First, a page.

When I arrived at Heathrow Airport, Kathryn was waiting for me at the gate. She insisted that picking me up from airport made the most sense and that it would get me to her house the fastest, helping me adjust to the time change. Since England is 8 hours ahead of California, I gladly accepted. Ten years ago, jet lag never fazed me and I would’ve insisted on taking a cab, bus or train… but times have changed (AKA I have aged), and now jet lag is crippling.
We met about five years ago in San Francisco when she was visiting her son, Jon, a good friend of mine and roommate at the time. We bonded instantly. Jon took us to his favorite brunch spot, then for a few afternoon cocktails in the Castro. Almost Halloween, the bars were packed with fabulous gay men in costumes and some of the best drag you’ve ever seen. A few drinks later, we’d made friends with an adorable young couple (one of which became my beloved hairstylist) who had us laughing so hard we cried. Later at dinner, we shared stories of heartbreak – we were officially friends – and Jon was officially embarrassed by the two women sitting at his table, crying in public. It was beautiful.
When I first mentioned that I was looking for a cozy getaway spot for a make-shift writing retreat, Kathryn instantly offered her vacation home in Sheringham. After searching the town on Google-image, I knew it was the right place. A small coastal town, with just enough to keep me occupied, but not enough to distract me from my mission. This was it!
The plan was to spend two nights with Kathryn and her husband at their home in Essex, then drive out to coast where they’d help me get settled for my solo adventure. As it turns out, this was an excellent plan. It gave me just enough time for a day-trip to London and to recover from the flight over. By the time we were in the car on our way to Sheringham, I was rested and ready.
Once we parked the car and unpacked our luggage, we took a stroll around town so that I could get acquainted. First, a walk to the seaboard, where we were pelted with wind and hail (and doubled over with laughter)! Then, a walk about town to point out the local market, pub, and theater company. After the tour, we settled into a local café for a cappuccino and crumpet. Now, I consider myself to be a pretty social person, but Kathryn has me beat. Everywhere we went people recognized her and stopped to chat. The café was no exception.
While sipping cappuccino and stuffing my face with crumpet, one of the owners of the café casually mentioned that they were hosting a Live Harp and Poetry Reading Night the next evening. Kathryn jumped at the idea, asking him what time it started and strongly encouraging me to attend. Poetry, wine, and harp music in a small seaside town? Sign me up!
The only problem was that most of my poetry lives in a notebook, back in the States. So, I could attend, but wouldn’t be able to share any work of my own. As fate would have it, that night the jet lag kicked in and I awoke at 2 AM and couldn’t fall back asleep. Annoyed, I reached for my phone to launch a meditation app in hopes it might coax me back to sleep, when I remembered – I’m here to write. There was no need to force myself to sleep. Time was on my side and I could write to my heart’s content.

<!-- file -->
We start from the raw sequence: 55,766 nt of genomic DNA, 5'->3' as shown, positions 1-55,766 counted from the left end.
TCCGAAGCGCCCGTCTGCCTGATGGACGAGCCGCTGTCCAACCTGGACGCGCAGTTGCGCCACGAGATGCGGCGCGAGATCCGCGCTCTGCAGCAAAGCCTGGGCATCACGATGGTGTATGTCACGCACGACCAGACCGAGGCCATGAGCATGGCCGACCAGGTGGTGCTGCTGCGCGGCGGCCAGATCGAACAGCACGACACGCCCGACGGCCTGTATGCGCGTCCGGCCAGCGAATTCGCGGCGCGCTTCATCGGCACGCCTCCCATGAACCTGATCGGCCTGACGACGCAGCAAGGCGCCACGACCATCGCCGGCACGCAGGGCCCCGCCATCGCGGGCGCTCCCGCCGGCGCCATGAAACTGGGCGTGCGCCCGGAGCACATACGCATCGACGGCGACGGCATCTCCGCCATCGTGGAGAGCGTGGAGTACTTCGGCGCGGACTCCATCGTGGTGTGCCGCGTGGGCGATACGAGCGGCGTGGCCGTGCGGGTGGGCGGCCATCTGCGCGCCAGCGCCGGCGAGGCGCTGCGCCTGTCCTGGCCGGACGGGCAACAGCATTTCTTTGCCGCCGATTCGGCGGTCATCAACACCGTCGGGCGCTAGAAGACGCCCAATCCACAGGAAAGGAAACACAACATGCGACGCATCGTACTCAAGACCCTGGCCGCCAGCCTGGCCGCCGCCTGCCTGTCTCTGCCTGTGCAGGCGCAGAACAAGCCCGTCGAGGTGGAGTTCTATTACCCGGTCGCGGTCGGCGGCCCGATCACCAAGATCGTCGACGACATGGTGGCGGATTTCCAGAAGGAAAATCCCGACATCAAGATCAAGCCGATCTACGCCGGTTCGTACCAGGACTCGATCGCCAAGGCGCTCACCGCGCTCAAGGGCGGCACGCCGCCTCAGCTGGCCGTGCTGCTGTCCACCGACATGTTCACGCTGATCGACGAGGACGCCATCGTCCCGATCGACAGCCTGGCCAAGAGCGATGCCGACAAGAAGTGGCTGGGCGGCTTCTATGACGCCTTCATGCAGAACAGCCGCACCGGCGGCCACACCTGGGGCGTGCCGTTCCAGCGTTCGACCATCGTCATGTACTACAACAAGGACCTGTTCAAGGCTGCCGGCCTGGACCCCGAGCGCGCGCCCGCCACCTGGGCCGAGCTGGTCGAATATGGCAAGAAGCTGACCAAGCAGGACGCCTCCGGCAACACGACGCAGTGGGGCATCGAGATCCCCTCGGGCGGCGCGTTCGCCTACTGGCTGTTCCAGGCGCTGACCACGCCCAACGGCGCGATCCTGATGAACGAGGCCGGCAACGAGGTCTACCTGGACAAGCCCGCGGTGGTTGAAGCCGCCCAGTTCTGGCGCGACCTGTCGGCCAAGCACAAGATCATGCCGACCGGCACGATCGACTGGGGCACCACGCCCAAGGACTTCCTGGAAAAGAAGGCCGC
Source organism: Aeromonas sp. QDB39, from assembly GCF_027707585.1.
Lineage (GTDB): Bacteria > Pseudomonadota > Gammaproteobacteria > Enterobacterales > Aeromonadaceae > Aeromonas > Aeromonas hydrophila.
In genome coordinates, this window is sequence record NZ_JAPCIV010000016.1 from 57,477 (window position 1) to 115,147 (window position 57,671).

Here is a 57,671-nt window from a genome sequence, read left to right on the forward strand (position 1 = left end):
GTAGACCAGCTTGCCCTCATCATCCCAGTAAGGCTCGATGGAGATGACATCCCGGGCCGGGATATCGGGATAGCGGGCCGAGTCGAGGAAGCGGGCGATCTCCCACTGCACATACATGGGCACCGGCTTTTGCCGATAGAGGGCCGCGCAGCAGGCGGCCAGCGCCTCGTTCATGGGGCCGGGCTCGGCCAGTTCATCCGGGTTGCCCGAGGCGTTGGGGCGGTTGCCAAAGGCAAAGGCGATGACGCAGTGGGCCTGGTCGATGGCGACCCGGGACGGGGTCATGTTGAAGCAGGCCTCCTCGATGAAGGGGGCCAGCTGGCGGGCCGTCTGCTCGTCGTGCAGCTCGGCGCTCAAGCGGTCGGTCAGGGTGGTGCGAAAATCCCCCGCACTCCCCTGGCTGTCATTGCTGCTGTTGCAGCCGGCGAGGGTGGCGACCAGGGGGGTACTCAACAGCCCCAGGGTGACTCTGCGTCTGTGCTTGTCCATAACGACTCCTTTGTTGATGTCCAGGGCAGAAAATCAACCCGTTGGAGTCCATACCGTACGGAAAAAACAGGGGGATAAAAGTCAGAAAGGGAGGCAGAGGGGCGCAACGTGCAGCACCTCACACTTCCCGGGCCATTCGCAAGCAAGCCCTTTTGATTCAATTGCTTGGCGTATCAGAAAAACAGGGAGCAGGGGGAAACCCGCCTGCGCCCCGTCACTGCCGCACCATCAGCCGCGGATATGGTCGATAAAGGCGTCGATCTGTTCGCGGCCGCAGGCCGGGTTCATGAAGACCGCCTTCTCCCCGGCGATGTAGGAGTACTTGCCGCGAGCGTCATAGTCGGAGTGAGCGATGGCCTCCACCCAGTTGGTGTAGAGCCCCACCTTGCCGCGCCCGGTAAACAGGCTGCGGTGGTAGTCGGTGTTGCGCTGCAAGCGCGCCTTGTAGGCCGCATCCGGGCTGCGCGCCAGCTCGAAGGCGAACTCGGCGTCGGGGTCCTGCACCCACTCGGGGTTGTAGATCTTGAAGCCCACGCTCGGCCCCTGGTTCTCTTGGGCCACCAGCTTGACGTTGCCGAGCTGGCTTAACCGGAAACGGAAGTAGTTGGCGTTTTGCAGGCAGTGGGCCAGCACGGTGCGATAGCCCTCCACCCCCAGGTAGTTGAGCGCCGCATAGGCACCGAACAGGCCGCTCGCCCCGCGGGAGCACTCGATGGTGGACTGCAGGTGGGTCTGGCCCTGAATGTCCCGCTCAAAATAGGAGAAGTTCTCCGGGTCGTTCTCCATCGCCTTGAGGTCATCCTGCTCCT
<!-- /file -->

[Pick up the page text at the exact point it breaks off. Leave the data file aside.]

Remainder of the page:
And so I did. That night, I wrote two poems: one that I’m quite proud of and planned to share at the poetry reading, and another that is for my eyes only. Some things aren’t meant to be shared.
One of the first to arrive at Harp and Poetry night, I took the opportunity to chat with the owners and scout out a good seat. I sat next to a man named Gerard. He was originally from France, but had spent the last few decades in England, now calling it home. Poetry night was something he greatly enjoyed. Having been a part of the group for years, he’d acquired the role of translator: translating French poetry to English and English poetry to French. Not because it was necessary, but because it was lovely, and everyone in the group appreciated it.
As the remaining guests arrived, I realized this group had been meeting for years. They had a rhythm and cadence and routine. And yet they welcomed me with open arms. Nothing was awkward. At first I was afraid that I might not be up to the challenge, but they made me feel so welcome, I didn’t even hesitate when it came time to add my name to the list of readers.
Among those who read were a retired architect, professor, published author, preacher and others I didn’t have the pleasure to speak with. The topics were varied: wildlife, longing, sex, politics, anatomy, gardening, war, loss. Oh, and one man was FUNNY. I mean, stand-up-comedy kind of funny. Who knew that was even possible? Who knew poetry could be hilarious? Probably the same person who knew how captivating a harpist-storyteller could be.
When it was my turn to read, I stood up, shuffled my way to the front of the room, and read my soul and words aloud. I’ve grown somewhat accustomed to writing about my deep-dark feelings, but reading them out loud and in public is a completely different story. I’m not sure I’ll ever get used to it. My heart was pounding, my face was red, but I did it. Once I’d settled back into my seat, I turned to Gerard who looked at me and said “Very good. Your face is red.”
It’s not quite the compliment I was hoping for, but hey, it was honest. And I’ll always take honesty.
What stood out the most to me about that evening, was the passion in the room. Here was a group of people, united in their love of words. They helped each other grow, in confidence and skill. Month after month, year after year, they gathered to share their personal work or their favorite work by other poets. Not for profit, not for agenda, but for passion. For love.
We should all be so lucky to be part of a community like that.
P.S. This follows Part 2. Each part in this series is written by whim, not necessarily in chronological order or any order for that matter. Enjoy!